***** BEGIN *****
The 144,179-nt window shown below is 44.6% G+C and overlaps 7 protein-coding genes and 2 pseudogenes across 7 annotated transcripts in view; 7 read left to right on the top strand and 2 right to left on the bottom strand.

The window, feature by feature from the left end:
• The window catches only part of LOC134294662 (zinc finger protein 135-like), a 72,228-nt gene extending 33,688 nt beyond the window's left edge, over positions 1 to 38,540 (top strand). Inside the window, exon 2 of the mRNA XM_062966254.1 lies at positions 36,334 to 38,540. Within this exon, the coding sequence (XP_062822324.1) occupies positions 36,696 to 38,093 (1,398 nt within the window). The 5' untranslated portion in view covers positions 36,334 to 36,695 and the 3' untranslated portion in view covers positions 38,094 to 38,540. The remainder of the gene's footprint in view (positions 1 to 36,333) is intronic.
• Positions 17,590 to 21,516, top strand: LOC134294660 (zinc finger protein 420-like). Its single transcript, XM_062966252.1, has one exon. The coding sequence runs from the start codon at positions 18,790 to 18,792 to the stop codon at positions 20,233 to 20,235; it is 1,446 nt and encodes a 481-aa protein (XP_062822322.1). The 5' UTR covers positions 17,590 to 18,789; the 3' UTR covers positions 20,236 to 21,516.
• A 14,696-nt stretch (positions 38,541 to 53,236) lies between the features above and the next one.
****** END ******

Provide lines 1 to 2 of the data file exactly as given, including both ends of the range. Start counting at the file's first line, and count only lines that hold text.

The 144,179-nt window shown below is 44.6% G+C and overlaps 7 protein-coding genes and 2 pseudogenes across 7 annotated transcripts in view; 7 read left to right on the top strand and 2 right to left on the bottom strand.

The window, feature by feature from the left end: